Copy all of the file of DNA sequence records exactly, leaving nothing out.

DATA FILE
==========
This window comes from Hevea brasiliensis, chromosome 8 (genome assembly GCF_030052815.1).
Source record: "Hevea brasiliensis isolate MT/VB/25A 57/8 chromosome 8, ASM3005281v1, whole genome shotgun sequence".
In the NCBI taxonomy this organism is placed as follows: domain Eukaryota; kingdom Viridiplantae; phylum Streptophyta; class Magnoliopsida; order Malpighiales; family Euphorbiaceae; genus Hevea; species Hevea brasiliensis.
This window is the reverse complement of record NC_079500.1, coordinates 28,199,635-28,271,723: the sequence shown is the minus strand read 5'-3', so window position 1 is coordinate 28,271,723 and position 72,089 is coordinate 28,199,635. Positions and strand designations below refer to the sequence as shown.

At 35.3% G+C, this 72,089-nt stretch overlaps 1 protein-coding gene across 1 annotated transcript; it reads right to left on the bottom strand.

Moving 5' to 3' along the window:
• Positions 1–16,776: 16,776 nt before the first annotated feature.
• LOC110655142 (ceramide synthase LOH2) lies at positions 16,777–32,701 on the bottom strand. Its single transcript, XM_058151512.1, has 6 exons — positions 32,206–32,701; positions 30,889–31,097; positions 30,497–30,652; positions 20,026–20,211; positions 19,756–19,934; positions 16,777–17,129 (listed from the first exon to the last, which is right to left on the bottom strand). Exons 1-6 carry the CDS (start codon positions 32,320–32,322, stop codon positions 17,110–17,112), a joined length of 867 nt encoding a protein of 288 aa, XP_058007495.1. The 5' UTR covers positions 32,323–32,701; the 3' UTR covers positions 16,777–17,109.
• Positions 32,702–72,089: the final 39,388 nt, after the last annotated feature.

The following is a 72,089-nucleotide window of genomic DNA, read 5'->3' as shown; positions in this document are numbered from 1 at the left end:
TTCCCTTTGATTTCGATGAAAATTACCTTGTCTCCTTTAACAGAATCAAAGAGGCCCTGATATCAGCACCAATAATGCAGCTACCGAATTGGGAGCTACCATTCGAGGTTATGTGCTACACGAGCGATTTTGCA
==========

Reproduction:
This window comes from Hevea brasiliensis, chromosome 8 (genome assembly GCF_030052815.1).
Source record: "Hevea brasiliensis isolate MT/VB/25A 57/8 chromosome 8, ASM3005281v1, whole genome shotgun sequence".
In the NCBI taxonomy this organism is placed as follows: domain Eukaryota; kingdom Viridiplantae; phylum Streptophyta; class Magnoliopsida; order Malpighiales; family Euphorbiaceae; genus Hevea; species Hevea brasiliensis.
This window is the reverse complement of record NC_079500.1, coordinates 28,199,635-28,271,723: the sequence shown is the minus strand read 5'-3', so window position 1 is coordinate 28,271,723 and position 72,089 is coordinate 28,199,635. Positions and strand designations below refer to the sequence as shown.

At 35.3% G+C, this 72,089-nt stretch overlaps 1 protein-coding gene across 1 annotated transcript; it reads right to left on the bottom strand.

Moving 5' to 3' along the window:
• Positions 1–16,776: 16,776 nt before the first annotated feature.
• LOC110655142 (ceramide synthase LOH2) lies at positions 16,777–32,701 on the bottom strand. Its single transcript, XM_058151512.1, has 6 exons — positions 32,206–32,701; positions 30,889–31,097; positions 30,497–30,652; positions 20,026–20,211; positions 19,756–19,934; positions 16,777–17,129 (listed from the first exon to the last, which is right to left on the bottom strand). Exons 1-6 carry the CDS (start codon positions 32,320–32,322, stop codon positions 17,110–17,112), a joined length of 867 nt encoding a protein of 288 aa, XP_058007495.1. The 5' UTR covers positions 32,323–32,701; the 3' UTR covers positions 16,777–17,109.
• Positions 32,702–72,089: the final 39,388 nt, after the last annotated feature.

The following is a 72,089-nucleotide window of genomic DNA, read 5'->3' as shown; positions in this document are numbered from 1 at the left end:
TTCCCTTTGATTTCGATGAAAATTACCTTGTCTCCTTTAACAGAATCAAAGAGGCCCTGATATCAGCACCAATAATGCAGCTACCGAATTGGGAGCTACCATTCGAGGTTATGTGCTACACGAGCGATTTTGCA